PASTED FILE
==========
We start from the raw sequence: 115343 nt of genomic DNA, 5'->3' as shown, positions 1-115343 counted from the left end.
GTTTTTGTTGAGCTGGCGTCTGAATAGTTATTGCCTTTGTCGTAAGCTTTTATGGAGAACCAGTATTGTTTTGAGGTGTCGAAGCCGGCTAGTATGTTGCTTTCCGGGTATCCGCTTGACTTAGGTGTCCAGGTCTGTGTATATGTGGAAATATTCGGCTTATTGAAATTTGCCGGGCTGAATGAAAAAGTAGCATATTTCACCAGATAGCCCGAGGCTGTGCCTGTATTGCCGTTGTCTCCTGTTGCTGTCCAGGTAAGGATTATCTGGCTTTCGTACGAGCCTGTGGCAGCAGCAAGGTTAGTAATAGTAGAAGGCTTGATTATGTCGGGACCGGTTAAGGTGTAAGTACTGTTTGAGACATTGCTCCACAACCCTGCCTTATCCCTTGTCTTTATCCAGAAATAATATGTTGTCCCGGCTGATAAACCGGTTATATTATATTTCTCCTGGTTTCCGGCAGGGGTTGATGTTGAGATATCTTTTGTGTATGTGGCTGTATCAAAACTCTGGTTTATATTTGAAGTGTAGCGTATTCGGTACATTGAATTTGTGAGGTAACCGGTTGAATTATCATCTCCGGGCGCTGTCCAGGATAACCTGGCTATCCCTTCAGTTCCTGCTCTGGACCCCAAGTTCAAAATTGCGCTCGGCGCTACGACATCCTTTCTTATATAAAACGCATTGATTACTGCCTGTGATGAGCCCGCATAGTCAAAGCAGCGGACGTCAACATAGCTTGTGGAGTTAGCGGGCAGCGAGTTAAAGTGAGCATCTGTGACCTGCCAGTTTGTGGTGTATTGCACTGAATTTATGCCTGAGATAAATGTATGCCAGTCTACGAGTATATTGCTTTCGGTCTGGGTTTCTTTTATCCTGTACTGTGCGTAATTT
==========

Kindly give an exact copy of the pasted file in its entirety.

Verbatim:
We start from the raw sequence: 115343 nt of genomic DNA, 5'->3' as shown, positions 1-115343 counted from the left end.
GTTTTTGTTGAGCTGGCGTCTGAATAGTTATTGCCTTTGTCGTAAGCTTTTATGGAGAACCAGTATTGTTTTGAGGTGTCGAAGCCGGCTAGTATGTTGCTTTCCGGGTATCCGCTTGACTTAGGTGTCCAGGTCTGTGTATATGTGGAAATATTCGGCTTATTGAAATTTGCCGGGCTGAATGAAAAAGTAGCATATTTCACCAGATAGCCCGAGGCTGTGCCTGTATTGCCGTTGTCTCCTGTTGCTGTCCAGGTAAGGATTATCTGGCTTTCGTACGAGCCTGTGGCAGCAGCAAGGTTAGTAATAGTAGAAGGCTTGATTATGTCGGGACCGGTTAAGGTGTAAGTACTGTTTGAGACATTGCTCCACAACCCTGCCTTATCCCTTGTCTTTATCCAGAAATAATATGTTGTCCCGGCTGATAAACCGGTTATATTATATTTCTCCTGGTTTCCGGCAGGGGTTGATGTTGAGATATCTTTTGTGTATGTGGCTGTATCAAAACTCTGGTTTATATTTGAAGTGTAGCGTATTCGGTACATTGAATTTGTGAGGTAACCGGTTGAATTATCATCTCCGGGCGCTGTCCAGGATAACCTGGCTATCCCTTCAGTTCCTGCTCTGGACCCCAAGTTCAAAATTGCGCTCGGCGCTACGACATCCTTTCTTATATAAAACGCATTGATTACTGCCTGTGATGAGCCCGCATAGTCAAAGCAGCGGACGTCAACATAGCTTGTGGAGTTAGCGGGCAGCGAGTTAAAGTGAGCATCTGTGACCTGCCAGTTTGTGGTGTATTGCACTGAATTTATGCCTGAGATAAATGTATGCCAGTCTACGAGTATATTGCTTTCGGTCTGGGTTTCTTTTATCCTGTACTGTGCGTAATTT